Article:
Full Text Available Acute viral bronchiolitis by Respiratory Syncytial Virus (RSV is the most common respiratory illness in children in the first year of life. RSV bronchiolitis generates large numbers of hospitalizations and an important burden to health systems. Neutrophils and their products are present in the airways of RSV-infected patients who developed increased lung disease. Neutrophil Extracellular Traps (NETs are formed by the release of granular and nuclear contents of neutrophils in the extracellular space in response to different stimuli and recent studies have proposed a role for NETs in viral infections. In this study, we show that RSV particles and RSV Fusion protein were both capable of inducing NET formation by human neutrophils. Moreover, we analyzed the mechanisms involved in RSV Fusion protein-induced NET formation. RSV F protein was able to induce NET release in a concentration-dependent fashion with both neutrophil elastase and myeloperoxidase expressed on DNA fibers and F protein-induced NETs was dismantled by DNase treatment, confirming that their backbone is chromatin. This viral protein caused the release of extracellular DNA dependent on TLR-4 activation, NADPH Oxidase-derived ROS production and ERK and p38 MAPK phosphorylation. Together, these results demonstrate a coordinated signaling pathway activated by F protein that led to NET production. The massive production of NETs in RSV infection could aggravate the inflammatory symptoms of the infection in young children and babies. We propose that targeting the binding of TLR-4 by F protein could potentially lead to novel therapeutic approaches to help control RSV-induced inflammatory consequences and pathology of viral bronchiolitis.

  13. Metabolites of amygdalin under simulated human digestive fluids.

    Science.gov (United States)

    Shim, Soon-Mi; Kwon, Hoonjeong

    2010-12-01

    In the present study, degradation of amygdalin in the human digestive fluids and absorption of its metabolites by the human small intestine were evaluated by simulating a gastrointestinal digestion model combined with a human intestinal cell culture. Orally administered amygdalin was degraded into prunasin by digestive enzymes after passing through the salivary and gastrointestinal phases. Prunasin, the major metabolite of amygdalin in the digestive fluids, was incubated in a caco-2 cell culture system. Prunasin was degraded into the mandelonitrile by β-glucosidase and then hydroxylated across the small intestinal wall, producing hydroxymandelonitrile (149 Da). Results from this study suggest that risk assessment of amygdalin from food consumption can be done in a more accurate way by determining a pathway of amygdalin metabolism in the simulating human upper gastrointestinal tract.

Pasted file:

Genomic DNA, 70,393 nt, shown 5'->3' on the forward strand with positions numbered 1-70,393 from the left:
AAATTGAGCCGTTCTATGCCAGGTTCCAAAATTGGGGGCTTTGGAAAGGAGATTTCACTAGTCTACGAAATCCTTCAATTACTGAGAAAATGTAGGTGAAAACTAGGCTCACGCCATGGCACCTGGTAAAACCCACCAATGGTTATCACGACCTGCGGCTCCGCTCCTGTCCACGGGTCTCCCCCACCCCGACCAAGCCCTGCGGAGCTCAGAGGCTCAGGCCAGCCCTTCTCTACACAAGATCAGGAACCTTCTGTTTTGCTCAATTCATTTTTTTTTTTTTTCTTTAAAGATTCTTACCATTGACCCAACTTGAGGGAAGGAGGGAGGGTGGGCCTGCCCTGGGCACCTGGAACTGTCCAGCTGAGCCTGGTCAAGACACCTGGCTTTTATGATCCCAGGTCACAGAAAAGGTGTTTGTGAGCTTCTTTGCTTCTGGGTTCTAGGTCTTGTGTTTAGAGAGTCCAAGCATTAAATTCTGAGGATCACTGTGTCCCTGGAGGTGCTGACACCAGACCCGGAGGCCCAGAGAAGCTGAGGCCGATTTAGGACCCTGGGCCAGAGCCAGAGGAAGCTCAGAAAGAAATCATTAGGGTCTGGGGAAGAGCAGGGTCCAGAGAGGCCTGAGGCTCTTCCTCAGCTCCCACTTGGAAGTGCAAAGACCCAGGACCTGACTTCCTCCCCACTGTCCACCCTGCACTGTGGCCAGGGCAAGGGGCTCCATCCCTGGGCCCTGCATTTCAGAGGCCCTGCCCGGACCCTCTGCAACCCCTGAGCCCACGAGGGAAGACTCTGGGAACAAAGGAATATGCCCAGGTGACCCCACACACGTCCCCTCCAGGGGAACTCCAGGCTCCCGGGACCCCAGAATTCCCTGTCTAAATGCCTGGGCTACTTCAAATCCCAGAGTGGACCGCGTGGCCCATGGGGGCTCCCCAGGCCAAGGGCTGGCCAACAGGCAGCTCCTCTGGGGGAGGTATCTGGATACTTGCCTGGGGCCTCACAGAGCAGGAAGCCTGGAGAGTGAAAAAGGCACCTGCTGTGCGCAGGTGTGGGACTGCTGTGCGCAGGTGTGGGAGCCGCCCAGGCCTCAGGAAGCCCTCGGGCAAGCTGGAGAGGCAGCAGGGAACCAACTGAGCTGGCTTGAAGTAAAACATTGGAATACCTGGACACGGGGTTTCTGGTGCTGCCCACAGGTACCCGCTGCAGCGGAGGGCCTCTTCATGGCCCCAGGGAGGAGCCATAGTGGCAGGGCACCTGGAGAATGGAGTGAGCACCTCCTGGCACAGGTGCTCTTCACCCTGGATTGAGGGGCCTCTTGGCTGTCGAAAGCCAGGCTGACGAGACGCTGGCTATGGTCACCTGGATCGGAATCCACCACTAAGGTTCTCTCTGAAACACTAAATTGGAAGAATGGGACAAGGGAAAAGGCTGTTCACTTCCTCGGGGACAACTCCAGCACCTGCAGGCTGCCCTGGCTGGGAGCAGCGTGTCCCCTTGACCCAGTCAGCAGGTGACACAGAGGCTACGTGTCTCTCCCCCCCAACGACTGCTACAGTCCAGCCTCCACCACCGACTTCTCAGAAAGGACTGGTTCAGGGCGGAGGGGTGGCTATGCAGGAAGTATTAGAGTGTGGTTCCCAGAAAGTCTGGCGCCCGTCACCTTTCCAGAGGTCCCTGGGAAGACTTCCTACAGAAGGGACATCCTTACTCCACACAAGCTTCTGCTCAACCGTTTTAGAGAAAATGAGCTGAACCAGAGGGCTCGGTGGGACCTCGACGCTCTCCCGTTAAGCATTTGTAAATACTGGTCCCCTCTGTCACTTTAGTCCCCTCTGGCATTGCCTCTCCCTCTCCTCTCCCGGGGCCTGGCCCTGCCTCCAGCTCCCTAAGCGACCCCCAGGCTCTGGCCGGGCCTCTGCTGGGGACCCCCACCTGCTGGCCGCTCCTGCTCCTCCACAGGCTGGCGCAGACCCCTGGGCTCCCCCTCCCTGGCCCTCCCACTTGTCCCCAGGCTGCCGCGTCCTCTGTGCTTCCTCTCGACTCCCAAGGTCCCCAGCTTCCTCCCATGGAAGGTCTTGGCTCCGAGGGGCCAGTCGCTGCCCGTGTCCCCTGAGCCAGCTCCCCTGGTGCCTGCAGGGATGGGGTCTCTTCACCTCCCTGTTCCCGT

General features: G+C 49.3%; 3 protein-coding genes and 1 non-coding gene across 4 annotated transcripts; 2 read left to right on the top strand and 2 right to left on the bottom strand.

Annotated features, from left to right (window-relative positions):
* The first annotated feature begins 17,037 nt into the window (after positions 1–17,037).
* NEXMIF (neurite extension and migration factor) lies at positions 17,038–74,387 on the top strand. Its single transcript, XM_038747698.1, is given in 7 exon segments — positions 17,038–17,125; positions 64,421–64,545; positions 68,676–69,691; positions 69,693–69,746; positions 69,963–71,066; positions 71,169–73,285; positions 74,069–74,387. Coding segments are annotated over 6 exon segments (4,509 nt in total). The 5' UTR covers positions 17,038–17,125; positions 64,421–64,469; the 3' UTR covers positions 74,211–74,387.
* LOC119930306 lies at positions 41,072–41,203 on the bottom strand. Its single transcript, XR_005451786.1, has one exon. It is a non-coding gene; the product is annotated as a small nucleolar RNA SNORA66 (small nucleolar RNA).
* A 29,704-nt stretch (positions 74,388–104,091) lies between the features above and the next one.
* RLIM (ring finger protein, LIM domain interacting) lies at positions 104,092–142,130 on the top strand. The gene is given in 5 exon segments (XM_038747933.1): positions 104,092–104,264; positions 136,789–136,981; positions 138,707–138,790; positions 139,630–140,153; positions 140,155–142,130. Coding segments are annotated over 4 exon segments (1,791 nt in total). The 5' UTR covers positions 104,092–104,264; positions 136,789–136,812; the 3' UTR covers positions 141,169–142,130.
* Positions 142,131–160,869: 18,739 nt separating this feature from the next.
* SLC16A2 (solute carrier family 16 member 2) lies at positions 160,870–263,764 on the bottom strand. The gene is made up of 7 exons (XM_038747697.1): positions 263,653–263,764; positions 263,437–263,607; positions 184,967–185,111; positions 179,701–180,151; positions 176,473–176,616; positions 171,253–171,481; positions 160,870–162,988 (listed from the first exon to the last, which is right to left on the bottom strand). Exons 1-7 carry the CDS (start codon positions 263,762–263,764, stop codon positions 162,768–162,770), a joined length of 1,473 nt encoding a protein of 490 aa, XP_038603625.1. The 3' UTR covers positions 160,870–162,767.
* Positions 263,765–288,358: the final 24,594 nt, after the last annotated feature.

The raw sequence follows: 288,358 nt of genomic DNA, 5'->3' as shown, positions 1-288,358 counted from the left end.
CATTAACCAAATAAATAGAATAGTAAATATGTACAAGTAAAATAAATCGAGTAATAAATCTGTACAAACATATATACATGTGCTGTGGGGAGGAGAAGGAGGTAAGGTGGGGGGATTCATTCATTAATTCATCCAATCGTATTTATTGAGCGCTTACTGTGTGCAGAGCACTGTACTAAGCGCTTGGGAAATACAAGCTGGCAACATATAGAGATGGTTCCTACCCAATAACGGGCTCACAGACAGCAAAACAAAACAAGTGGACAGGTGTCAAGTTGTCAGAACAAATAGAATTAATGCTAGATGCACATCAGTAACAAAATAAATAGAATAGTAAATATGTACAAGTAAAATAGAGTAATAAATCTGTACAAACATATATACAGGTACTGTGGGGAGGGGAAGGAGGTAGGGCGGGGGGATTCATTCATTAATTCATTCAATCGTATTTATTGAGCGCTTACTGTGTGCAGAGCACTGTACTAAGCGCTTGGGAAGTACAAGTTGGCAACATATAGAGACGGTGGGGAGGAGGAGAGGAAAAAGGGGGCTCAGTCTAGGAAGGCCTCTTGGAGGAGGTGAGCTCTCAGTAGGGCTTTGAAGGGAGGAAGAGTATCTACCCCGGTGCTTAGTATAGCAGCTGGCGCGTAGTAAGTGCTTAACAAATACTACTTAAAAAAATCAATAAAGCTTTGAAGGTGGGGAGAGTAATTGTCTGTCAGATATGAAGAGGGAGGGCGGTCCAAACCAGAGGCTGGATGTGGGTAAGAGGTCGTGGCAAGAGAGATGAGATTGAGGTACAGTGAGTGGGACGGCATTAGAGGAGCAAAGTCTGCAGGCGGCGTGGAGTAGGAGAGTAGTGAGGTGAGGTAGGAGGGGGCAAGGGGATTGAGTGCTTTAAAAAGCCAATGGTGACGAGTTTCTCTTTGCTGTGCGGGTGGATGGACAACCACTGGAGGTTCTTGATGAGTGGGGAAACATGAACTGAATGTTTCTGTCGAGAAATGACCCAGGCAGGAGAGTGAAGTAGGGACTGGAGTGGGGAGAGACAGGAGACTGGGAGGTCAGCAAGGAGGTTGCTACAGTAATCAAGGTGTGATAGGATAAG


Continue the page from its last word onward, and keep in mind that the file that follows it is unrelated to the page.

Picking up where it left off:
14. Cloning, Purification, and Characterization of Recombinant Human Extracellular Superoxide Dismutase in SF9 Insect Cells.

    Science.gov (United States)

    Shrestha, Pravesh; Yun, Ji-Hye; Kim, Woo Taek; Kim, Tae-Yoon; Lee, Weontae

    2016-03-01

    A balance between production and degradation of reactive oxygen species (ROS) is critical for maintaining cellular homeostasis. Increased levels of ROS during oxidative stress are associated with disease conditions. Antioxidant enzymes, such as extracellular superoxide dismutase (EC-SOD), in the extracellular matrix (ECM) neutralize the toxicity of superoxide. Recent studies have emphasized the importance of EC-SOD in protecting the brain, lungs, and other tissues from oxidative stress. Therefore, EC-SOD would be an excellent therapeutic drug for treatment of diseases caused by oxidative stress. We cloned both the full length (residues 1-240) and truncated (residues 19-240) forms of human EC-SOD (hEC-SOD) into the donor plasmid pFastBacHTb. After transposition, the bacmid was transfected into the Sf9-baculovirus expression system and the expressed hEC-SOD purified using FLAG-tag. Western blot analysis revealed that hEC-SOD is present both as a monomer (33 kDa) and a dimer (66 kDa), as detected by the FLAG antibody. A water-soluble tetrazolium (WST-1) assay showed that both full length and truncated hEC-SOD proteins were enzymatically active. We showed that a potent superoxide dismutase inhibitor, diethyldithiocarbamate (DDC), inhibits hEC-SOD activity.

  15. Factor H Binds to Extracellular DNA Traps Released from Human Blood Monocytes in Response to Candida albicans

    Science.gov (United States)

    Halder, Luke D.; Abdelfatah, Mahmoud A.; Jo, Emeraldo A. H.; Jacobsen, Ilse D.; Westermann, Martin; Beyersdorf, Niklas; Lorkowski, Stefan; Zipfel, Peter F.; Skerka, Christine

    2017-01-01